5 Responses leave one →
  1. Tim Miller permalink
    January 31, 2011

    Howdy, nice home photos. I’m restoring a 108 year old grand home and still planning the super insulation of the walls. Been intrigued about staggered double stud walls – 10″ filled with cellulose. In reading about your use of foam, a question came to mind. What type of sub siding did you use? And why?
    did you use double or tripple glazed windows?
    Sincerely
    Tim Miller

  2. Otto permalink*
    February 1, 2011

    Staggered-stud walls are great, but if you’re restoring an old home suddenly thickening the walls might be strange. You should always keep in mind the character of your house when you start renovating. How thick are current walls? You might find that the foam gives you the same R value as a thicker cellulose wall. The other key benefit of foam is that it really cuts down on air infiltration, which is a huge source of heat loss, especially in older homes. Cellulose will also settle over time, creating a gap at the top of the wall.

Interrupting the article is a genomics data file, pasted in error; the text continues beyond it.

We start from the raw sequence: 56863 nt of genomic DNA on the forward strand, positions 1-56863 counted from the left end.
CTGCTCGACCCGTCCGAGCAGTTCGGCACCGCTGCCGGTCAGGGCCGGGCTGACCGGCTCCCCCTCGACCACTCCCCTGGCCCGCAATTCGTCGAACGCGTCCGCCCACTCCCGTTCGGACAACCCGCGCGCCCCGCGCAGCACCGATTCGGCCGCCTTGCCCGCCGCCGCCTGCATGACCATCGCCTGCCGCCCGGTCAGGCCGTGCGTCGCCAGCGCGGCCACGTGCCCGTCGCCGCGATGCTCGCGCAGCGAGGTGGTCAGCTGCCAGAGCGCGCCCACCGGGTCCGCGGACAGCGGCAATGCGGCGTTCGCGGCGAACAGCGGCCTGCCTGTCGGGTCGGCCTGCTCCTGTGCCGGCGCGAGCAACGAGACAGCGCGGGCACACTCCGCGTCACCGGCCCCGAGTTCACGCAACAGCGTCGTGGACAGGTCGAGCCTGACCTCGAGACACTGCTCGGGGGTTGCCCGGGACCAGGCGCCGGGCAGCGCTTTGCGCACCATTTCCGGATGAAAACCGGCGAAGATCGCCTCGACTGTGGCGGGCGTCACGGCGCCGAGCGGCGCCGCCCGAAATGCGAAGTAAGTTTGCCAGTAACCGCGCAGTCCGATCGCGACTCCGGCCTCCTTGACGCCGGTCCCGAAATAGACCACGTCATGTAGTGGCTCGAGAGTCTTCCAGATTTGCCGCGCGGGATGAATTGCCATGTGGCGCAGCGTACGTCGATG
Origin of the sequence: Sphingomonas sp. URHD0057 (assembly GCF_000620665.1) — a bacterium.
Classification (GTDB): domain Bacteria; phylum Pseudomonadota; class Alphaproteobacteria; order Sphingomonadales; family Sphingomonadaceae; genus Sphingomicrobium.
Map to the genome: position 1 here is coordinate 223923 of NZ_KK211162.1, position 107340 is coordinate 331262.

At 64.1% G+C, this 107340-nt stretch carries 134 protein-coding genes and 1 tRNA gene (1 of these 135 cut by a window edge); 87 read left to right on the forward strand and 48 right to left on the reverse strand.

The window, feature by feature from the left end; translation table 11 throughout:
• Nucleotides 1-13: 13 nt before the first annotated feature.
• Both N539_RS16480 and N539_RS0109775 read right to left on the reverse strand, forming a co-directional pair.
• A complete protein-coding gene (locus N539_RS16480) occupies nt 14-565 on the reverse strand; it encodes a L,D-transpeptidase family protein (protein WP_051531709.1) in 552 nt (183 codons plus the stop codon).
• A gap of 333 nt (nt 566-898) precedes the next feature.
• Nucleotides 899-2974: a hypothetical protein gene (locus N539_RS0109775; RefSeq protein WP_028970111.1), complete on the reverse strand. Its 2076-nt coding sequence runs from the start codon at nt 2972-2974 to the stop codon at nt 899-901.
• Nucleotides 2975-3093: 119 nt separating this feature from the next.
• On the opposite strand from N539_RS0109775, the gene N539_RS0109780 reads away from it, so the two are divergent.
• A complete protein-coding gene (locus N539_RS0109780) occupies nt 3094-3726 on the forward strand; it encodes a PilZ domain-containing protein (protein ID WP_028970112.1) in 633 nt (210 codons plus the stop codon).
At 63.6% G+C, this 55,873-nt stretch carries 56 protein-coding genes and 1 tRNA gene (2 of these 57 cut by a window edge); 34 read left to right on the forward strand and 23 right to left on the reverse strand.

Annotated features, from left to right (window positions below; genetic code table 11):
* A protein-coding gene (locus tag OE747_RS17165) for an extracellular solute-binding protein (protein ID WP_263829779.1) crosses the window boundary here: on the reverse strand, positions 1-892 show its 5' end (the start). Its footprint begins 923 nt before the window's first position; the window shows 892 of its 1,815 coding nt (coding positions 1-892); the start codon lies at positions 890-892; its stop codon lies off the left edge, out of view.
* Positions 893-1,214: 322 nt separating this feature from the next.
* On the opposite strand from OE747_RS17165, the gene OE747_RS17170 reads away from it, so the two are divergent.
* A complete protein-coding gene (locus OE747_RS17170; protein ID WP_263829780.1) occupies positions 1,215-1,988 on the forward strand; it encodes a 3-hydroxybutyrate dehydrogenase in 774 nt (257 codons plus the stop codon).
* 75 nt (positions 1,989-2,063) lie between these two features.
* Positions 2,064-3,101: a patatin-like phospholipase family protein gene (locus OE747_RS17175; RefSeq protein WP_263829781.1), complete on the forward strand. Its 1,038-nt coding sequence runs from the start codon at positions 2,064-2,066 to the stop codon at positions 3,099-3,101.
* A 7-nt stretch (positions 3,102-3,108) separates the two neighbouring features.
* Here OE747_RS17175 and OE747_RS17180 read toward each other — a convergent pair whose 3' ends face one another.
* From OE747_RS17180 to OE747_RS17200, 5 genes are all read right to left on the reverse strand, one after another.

Regarding windows, you need to balance cost, R-value, and your home’s character. If your windows have real character (old wavy glass, beautiful double-hung frame detailing etc), you might find that a combination of reducing air infiltration in walls & ceilings, combined perhaps with custom-made storm windows, might give you the improvements you need without compromising the character of the house.

    If the windows truly need to be replaced, I still urge you to consider the character of the house. Despite a slight performance weakness, double-hung windows might still be good. While fiberglass is probably the best frame option, wood or aluminum-clad wood might fit the house better.

    Beyond all that, the better the R-value of the window the better. Triple-glaze is great, but it also makes for a heavier window. The third pane of glass adds virtually no insulating value by itself; the benefit comes from creating an additional air pocket. So you might also want to consider a double-paned window that has a thin polyester film suspended in the middle. Much lighter and essentially the same R-value. Also consider argon or krypton gas filling, as well as low-e coating.

  3. Tim Miller permalink
    February 3, 2011

    Howdy Otto, thanks for the advice. But you didn’t answer my question about the sub siding. I was wondering if your home has OSB or plywood or the more futuristic pink Ownings insulation board for sub siding…